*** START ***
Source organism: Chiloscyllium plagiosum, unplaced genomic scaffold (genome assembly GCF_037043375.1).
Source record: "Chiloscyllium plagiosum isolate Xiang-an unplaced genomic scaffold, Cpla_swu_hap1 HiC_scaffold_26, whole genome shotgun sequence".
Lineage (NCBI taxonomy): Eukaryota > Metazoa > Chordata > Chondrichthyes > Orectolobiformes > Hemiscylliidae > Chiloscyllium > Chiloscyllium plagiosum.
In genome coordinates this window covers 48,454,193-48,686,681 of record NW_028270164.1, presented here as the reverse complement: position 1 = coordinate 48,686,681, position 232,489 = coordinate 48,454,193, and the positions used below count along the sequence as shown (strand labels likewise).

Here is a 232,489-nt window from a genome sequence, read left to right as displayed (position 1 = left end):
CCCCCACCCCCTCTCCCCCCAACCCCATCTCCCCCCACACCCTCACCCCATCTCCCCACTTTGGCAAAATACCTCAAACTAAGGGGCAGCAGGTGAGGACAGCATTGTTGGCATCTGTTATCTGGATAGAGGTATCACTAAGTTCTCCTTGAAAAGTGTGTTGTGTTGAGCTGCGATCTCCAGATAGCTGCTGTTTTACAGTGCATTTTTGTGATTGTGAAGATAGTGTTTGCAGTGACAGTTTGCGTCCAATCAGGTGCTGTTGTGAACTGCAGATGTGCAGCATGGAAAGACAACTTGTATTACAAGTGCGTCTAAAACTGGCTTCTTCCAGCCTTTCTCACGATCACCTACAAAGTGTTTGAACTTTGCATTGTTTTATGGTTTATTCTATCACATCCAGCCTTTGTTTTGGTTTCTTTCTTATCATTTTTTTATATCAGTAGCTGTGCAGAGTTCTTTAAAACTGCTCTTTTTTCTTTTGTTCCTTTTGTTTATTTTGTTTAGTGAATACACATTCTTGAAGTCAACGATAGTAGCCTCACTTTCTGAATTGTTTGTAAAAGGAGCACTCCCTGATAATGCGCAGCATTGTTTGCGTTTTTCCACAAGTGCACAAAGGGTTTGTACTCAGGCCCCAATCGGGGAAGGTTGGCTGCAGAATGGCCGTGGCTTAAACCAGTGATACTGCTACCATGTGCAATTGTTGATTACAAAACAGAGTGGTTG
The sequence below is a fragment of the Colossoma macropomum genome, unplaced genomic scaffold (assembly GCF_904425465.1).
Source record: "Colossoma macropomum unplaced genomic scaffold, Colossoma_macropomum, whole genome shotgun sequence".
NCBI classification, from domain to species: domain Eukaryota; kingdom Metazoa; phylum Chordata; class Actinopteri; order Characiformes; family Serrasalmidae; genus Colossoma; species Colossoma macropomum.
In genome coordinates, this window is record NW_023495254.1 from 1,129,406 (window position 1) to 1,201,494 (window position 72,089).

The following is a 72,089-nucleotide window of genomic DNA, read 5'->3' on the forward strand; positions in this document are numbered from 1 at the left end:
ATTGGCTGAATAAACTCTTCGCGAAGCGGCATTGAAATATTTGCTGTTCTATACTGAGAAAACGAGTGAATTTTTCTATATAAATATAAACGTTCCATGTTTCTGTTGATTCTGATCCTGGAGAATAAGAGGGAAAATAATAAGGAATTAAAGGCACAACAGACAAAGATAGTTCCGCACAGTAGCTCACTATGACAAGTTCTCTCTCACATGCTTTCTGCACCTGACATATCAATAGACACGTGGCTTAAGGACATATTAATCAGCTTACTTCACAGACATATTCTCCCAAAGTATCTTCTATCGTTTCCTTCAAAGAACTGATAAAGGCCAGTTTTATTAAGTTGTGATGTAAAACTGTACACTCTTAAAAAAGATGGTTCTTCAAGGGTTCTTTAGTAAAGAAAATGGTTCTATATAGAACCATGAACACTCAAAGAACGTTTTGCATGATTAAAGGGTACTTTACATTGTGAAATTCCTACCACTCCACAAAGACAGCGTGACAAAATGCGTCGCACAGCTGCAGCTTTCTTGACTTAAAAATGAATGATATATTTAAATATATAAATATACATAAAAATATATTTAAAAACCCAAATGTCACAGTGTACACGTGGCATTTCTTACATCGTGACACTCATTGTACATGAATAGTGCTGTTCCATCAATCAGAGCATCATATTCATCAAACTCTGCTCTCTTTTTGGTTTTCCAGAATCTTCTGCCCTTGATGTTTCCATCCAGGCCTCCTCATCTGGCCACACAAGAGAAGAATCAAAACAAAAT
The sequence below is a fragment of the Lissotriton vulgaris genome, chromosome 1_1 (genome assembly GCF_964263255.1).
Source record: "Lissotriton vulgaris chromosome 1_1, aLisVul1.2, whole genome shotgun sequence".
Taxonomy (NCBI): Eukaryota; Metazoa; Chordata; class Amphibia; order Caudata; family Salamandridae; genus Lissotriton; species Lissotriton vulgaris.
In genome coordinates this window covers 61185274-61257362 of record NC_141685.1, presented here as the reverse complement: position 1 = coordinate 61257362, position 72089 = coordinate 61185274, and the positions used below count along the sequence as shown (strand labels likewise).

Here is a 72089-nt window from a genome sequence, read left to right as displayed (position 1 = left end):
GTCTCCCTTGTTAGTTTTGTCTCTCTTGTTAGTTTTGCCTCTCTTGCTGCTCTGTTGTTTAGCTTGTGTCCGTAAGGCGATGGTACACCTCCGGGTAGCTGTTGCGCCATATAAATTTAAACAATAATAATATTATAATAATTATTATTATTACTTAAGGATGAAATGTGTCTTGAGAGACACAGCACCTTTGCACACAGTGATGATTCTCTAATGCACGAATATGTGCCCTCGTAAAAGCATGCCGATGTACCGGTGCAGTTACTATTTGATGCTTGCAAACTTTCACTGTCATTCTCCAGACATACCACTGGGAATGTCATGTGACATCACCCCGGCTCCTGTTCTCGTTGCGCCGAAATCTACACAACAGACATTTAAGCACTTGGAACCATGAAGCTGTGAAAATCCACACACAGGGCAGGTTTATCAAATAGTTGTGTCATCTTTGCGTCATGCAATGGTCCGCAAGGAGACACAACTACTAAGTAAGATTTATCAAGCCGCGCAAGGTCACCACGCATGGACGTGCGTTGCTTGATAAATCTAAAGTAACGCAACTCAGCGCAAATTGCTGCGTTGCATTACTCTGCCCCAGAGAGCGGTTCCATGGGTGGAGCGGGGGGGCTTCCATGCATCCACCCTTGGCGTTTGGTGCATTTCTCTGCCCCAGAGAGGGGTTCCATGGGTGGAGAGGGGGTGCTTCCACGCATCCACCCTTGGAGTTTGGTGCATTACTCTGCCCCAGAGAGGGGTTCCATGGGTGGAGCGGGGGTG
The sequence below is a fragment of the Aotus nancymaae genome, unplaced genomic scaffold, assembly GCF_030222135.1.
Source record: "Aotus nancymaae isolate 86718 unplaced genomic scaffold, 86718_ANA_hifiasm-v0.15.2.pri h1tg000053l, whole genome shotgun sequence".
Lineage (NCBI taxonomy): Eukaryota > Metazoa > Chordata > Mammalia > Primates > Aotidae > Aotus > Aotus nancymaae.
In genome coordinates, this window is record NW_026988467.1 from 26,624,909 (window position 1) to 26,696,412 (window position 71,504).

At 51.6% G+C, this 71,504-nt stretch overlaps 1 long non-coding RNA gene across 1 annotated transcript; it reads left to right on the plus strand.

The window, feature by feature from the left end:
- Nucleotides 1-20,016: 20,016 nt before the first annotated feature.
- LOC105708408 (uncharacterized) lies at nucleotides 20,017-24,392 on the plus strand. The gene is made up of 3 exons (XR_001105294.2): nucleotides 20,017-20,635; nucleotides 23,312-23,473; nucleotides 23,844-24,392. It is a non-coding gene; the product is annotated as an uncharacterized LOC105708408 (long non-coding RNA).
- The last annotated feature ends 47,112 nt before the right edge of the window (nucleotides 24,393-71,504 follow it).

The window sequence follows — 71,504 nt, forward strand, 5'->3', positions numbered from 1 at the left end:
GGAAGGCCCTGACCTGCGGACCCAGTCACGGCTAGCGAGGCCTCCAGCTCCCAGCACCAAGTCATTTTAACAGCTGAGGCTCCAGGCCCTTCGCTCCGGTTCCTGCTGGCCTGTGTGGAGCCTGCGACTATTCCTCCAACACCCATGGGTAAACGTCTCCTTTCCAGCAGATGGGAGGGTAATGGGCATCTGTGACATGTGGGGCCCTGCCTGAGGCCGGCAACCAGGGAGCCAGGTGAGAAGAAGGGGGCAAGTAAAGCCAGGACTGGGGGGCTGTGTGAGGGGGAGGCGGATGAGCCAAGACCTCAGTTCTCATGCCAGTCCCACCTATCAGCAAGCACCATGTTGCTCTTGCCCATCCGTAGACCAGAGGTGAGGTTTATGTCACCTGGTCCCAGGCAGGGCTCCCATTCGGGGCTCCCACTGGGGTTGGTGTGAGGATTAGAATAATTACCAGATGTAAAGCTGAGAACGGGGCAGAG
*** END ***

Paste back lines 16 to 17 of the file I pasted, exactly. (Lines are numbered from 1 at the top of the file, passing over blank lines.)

In genome coordinates this window covers 61185274-61257362 of record NC_141685.1, presented here as the reverse complement: position 1 = coordinate 61257362, position 72089 = coordinate 61185274, and the positions used below count along the sequence as shown (strand labels likewise).

Here is a 72089-nt window from a genome sequence, read left to right as displayed (position 1 = left end):